some solutions to these problems, and the individual I-D that I
mentioned above is an attempt at starting that conversation.

That said, I think draft-ietf-xmpp-address-06 (you reviewed -05)
includes some text that might address your concern, to wit:


   Despite the fact that some specific suggestions about identification
   and handling of confusable characters appear in the Unicode Security
   Considerations [UNICODE-SEC], it is also true (as noted in
   [IDNA-DEFS]) that "there are no comprehensive technical solutions to
   the problems of confusable characters".  Mimicked JIDs that involve
   characters from only one script, or from the script typically
   employed by a particular user or community of language users, are not
   easy to combat (e.g., the simple typejacking attack previously
   described, which relies on a surface similarity between the
   characters "1" and "l" in some presentations).  However, mimicked
   addresses that involve characters from more than one script, or from
   a script not typically employed by a particular user or community of
   language users, can be mitigated somewhat through the application of
   appropriate registration policies at XMPP services and presentation
   policies in XMPP client software.  Therefore the following policies
   are encouraged:

   1.  Because an XMPP service that allows registration of XMPP user
       accounts (localparts) plays a role similar to that of a registry
       for DNS domain names, such a service SHOULD establish a policy
       about the scripts or blocks of characters it will allow in
       localparts at the service.  Such a policy is likely to be
       informed by the languages and scripts that are used to write
       registered account names; in particular, to reduce confusion, the
       service MAY forbid registration of XMPP localparts that contain
       characters from more than one script and to restrict
       registrations to characters drawn from a very small number of
       scripts (e.g., scripts that are well-understood by the
       administrators of the service).  For related considerations in
       the context of domain name registration, refer to Section 4.3 of
       [IDNA-PROTO] and Section 3.2 of [IDNA-RATIONALE].  Note well that
       methods for enforcing such restrictions are out of scope for this

   2.  Because every human user of an XMPP client presumably has a
       preferred language (or, in some cases, a small set of preferred
       languages), an XMPP client SHOULD gather that information either
       explicitly from the user or implicitly via the operating system
       of the user's device.  Furthermore, because most languages are
       typically represented by a single script (or a small set of
       scripts) and most scripts are typically contained in one or more
       blocks of characters, an XMPP client SHOULD warn the user when
       presenting a JID that mixes characters from more than one script
       or block, or that uses characters outside the normal range of the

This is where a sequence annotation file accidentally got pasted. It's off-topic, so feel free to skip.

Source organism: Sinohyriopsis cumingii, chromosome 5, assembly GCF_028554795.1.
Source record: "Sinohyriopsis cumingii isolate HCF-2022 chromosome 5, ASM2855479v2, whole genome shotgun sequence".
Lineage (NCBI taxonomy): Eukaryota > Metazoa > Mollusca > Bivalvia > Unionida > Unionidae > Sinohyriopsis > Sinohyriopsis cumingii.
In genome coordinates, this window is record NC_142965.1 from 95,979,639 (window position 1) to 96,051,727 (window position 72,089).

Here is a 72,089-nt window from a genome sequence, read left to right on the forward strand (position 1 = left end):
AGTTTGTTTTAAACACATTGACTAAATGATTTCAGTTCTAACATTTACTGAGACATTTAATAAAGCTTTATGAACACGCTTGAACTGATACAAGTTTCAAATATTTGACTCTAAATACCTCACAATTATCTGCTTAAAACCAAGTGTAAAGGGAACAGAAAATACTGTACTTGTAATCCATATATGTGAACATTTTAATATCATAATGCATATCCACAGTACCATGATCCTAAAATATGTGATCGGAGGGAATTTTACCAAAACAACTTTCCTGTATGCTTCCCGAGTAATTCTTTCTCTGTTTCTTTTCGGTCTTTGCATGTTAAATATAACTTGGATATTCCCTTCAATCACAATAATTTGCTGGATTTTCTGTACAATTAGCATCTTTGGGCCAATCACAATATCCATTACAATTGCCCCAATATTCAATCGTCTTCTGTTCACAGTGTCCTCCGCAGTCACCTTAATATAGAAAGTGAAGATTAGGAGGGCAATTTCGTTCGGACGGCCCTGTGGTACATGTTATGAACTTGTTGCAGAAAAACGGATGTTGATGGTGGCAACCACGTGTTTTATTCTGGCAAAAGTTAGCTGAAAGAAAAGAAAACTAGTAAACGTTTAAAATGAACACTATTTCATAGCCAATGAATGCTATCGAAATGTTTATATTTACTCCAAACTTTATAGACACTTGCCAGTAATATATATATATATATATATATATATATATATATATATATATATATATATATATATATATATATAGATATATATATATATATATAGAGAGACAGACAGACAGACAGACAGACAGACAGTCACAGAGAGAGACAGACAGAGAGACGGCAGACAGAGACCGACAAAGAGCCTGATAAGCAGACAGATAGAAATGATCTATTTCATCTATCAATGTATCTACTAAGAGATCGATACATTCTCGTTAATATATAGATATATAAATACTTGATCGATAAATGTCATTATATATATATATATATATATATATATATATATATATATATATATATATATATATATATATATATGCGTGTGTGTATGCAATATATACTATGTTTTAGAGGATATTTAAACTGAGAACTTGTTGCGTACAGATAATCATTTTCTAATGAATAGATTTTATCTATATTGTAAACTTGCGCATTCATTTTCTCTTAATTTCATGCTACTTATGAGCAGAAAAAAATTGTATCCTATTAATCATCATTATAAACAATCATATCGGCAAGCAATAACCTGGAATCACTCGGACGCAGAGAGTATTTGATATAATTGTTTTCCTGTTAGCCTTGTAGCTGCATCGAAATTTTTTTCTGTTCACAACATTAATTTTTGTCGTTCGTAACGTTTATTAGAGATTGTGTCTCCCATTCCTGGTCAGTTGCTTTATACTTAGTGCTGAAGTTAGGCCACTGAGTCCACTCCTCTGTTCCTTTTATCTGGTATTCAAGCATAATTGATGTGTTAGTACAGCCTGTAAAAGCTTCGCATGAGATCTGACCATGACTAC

user's preferred language(s).  This recommendation is not
       intended to discourage communication across different communities
       of language users; instead, it recognizes the existence of such
       communities and encourages due caution when presenting unfamiliar
       scripts or characters to human users.


Does that help?

> S4.4.1 P2:
> The observation that only part of an identifier can be authenticated is
> a good one to make, but there's one subtlety: The remote server is
> actually authoritative for the localpart and resourcepart of the JID, so
> the fact that the remote domain has assigned a particular 'from' address
> effectively authenticates those fields when the domain is authenticated.
>  It might help to note that end-to-end authentication of XMPP stanzas
> could help mitigate this risk, since it would require the rogue server
> to generate false credentials in addition to modifying 'from' addresses.
> Minor issues:
> S2.2 P2: For clarity, I would change the "SHOULD be an FQDN, can be an
> IP address or unqualified host name" to "MUST be an FQDN, IPv4 address
> literal, IPv6 address literal, or unqualified host name".  If the
> intention here is that unqualified host names should have the same
> syntax as FQDNs, then that should be stated.

I take it you mean something like the following edited text:


   The domainpart for every XMPP service MUST be a fully qualified
   domain name ("FQDN"; see [DNS]), IPv4 address, IPv6 address, or
   unqualifed hostname (i.e., a text label that is resolvable on
   a local network).

      Interoperability Note: Domainparts that are IP addresses might
      not be accepted by other services for the sake of server-to-server
      communication, and domainparts that are unqualified
      hostnames cannot be used on public networks because they are
      resolvable only on a local network.


Is that what you were looking for?

> S2.2 P3: Not clear why this is a "Note:" paragraph, especially since it
> has "MUST" requirements in it.

I've removed the "Implementation Note:" string at the beginning of that

Thanks again for the review.


Peter Saint-Andre